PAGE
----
The new owners turned the old smokeroom into two bedrooms, and added dormer windows, as the illustration shows. These windows fit perfectly in scale and character into the old cottage and add to its charm within and without. In these two quaint upper rooms a very tall person finds it practically impossible to stand upright, save where the slope of the rooms runs up to the peak of the roof, or is broken by the dormer windows.

Under the house there is also a small stone-built cellar, reached by a trapdoor in the living-room floor. This was evidently the summer storehouse. The old stairway leading down to it has crumbled away, but otherwise it is unchanged.

A small kitchen wing was in the course of years added to the cottage, and a piece of it shows at the left of the picture. The present owners added modern comfort also in water pipes and electric wiring. These innovations have been so discreetly introduced, however, that the feeling of the past has not been disturbed by them.

As may be imagined, there are many stories told of the hardships experienced by this intrepid sailor and his family. In addition to battling with the forces of Nature in this lone spot, they had an occasional brush with hostile Indians. Possibly the little cellar or the lockers were used as hide-outs by the feminine portion of the family, while the stalwart male portion fought off the marauders.

The two hundred acres of land which lay behind the cottage were long ago divided into small holdings. Through part of the property a main road runs to the city, and on each side of this road are many modern dwellings large and small. Only the little house remains as a symbol of a time in this country when man went “conquering, holding, daring, venturing as he travelled the unknown ways.”

A Vermont Imitator

rT'HIS old cottage with its charming garden, in which the floral procession from daffodils to Michaelmas daisies marks the months as accurately as the sundial does the hours, was found so enchanting by a visitor from the United States that he has built a little cabin of logs ia a small clearing which he purchased in the woods of Vermont. This, like the cottage which inspired it, was built without benefit of architect. He personally cut the logs from the forest, “debarked” them and treated them to a somewhat lengthy sun-tan. He filled the crevices between his logs with cement instead of clay, but in every other respect he fulfilled the idea of age in making his cabin, sometimes becoming almost fanatical in his endeavor to give it the appearance of antiquity. He has been very successful with the fireplace and chimney, the latter following most minutely the description given to him of the first chimney on the Mossington cottage. Wide boards cover the floor, and wide slabs separate the rooms in his little cabin. Wooden pegs and slabs are also used as supports for clothing, and much of the furniture is built of the rough wood. The interior of the cabin is as quaint as the exterior, for the young owner has considered every bit of furniture brought to it from the standpoint of pioneer days. Rag carpets, slat-back chairs, quaint old curtains which hang on rods cut from tree boughs, tables made of split logs, and other old-fashioned products add to the picturesque and antique character of the whole place. In fact, it is difficult to realize that the cabin is entirely new, so faithfully has it simulated the appearance of age, in form as well as in spirit. I am told that this cabin really cost “next-to-nothing” from the standpoint of dollars and cents, and that the labor involved was looked upon as an investment in health and strength. The main expense was time, and this was most happily spent.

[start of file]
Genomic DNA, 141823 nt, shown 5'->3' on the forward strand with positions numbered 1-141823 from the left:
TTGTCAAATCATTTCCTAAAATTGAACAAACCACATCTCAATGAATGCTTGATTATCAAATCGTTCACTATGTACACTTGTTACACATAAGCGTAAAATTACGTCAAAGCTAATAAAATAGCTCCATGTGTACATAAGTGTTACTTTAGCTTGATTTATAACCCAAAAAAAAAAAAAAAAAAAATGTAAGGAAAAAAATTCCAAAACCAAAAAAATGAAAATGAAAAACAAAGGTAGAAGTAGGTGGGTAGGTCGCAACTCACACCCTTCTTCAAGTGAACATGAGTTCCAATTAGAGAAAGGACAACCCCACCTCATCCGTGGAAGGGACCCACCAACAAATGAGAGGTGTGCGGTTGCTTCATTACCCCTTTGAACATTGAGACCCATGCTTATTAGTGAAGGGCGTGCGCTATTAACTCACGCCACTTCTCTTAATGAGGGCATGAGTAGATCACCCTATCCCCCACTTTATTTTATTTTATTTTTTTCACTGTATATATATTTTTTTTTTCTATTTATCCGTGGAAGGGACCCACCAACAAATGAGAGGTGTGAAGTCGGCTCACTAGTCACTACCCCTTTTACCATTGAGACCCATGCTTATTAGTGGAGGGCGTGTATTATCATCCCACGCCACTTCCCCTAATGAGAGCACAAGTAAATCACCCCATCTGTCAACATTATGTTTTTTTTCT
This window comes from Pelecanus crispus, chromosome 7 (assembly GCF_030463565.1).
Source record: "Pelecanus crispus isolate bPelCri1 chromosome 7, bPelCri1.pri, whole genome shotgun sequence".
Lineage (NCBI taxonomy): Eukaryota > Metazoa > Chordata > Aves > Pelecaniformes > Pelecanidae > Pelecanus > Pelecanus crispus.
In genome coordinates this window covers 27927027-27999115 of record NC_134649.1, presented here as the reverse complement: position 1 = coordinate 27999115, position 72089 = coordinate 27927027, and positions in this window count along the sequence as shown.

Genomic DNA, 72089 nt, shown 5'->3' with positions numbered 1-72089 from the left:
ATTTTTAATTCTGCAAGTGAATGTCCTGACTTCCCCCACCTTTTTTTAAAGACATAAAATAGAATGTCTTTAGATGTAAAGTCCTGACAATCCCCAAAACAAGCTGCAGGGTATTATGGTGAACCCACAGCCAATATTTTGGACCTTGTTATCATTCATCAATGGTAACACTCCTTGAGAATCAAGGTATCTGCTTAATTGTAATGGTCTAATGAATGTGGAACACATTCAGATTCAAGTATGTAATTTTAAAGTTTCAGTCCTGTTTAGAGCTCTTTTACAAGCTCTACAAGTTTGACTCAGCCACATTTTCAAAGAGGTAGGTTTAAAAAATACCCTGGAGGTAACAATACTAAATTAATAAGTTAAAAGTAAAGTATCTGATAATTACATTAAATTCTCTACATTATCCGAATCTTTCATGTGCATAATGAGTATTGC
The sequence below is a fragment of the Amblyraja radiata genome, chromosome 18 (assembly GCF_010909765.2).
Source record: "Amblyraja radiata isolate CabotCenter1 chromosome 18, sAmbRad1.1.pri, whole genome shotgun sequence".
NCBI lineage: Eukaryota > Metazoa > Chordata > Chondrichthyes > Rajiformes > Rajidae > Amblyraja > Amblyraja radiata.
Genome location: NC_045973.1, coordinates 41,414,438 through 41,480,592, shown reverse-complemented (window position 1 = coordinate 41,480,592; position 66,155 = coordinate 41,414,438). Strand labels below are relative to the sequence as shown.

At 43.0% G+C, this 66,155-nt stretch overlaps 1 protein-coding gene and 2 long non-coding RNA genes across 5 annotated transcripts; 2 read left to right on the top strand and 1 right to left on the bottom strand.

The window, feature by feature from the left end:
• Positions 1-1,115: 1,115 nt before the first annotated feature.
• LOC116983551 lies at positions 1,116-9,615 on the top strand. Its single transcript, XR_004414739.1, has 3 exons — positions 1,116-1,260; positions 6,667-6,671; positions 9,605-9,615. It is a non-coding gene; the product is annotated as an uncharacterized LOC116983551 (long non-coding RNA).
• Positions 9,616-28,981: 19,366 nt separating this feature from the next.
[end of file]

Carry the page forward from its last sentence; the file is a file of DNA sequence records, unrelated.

A house for the woods should be made of the woods, and to obtain one requires no high ambition or fat pocketbook. Given a model such as the one pictured, one should find it fairly easy, with the assistance of even unskilled labor, to build a little loghouse that will be satisfying in appearance and structure, and at the same time be a reminder of the primitive dwellings of early Canadian days. Some of the wealthy city folk have built loghouses among the trees in the Laurentians for their summer homes. These are, however, much more sophisticated, more rounded and polished than the one described. It is possible, of course, to copy the cottage illustrated, or others like it, in every detail, but the original will always have two qualities that the copies cannot duplicate—history and romance, and will reflect the simple sincerity of the people who made it so long ago.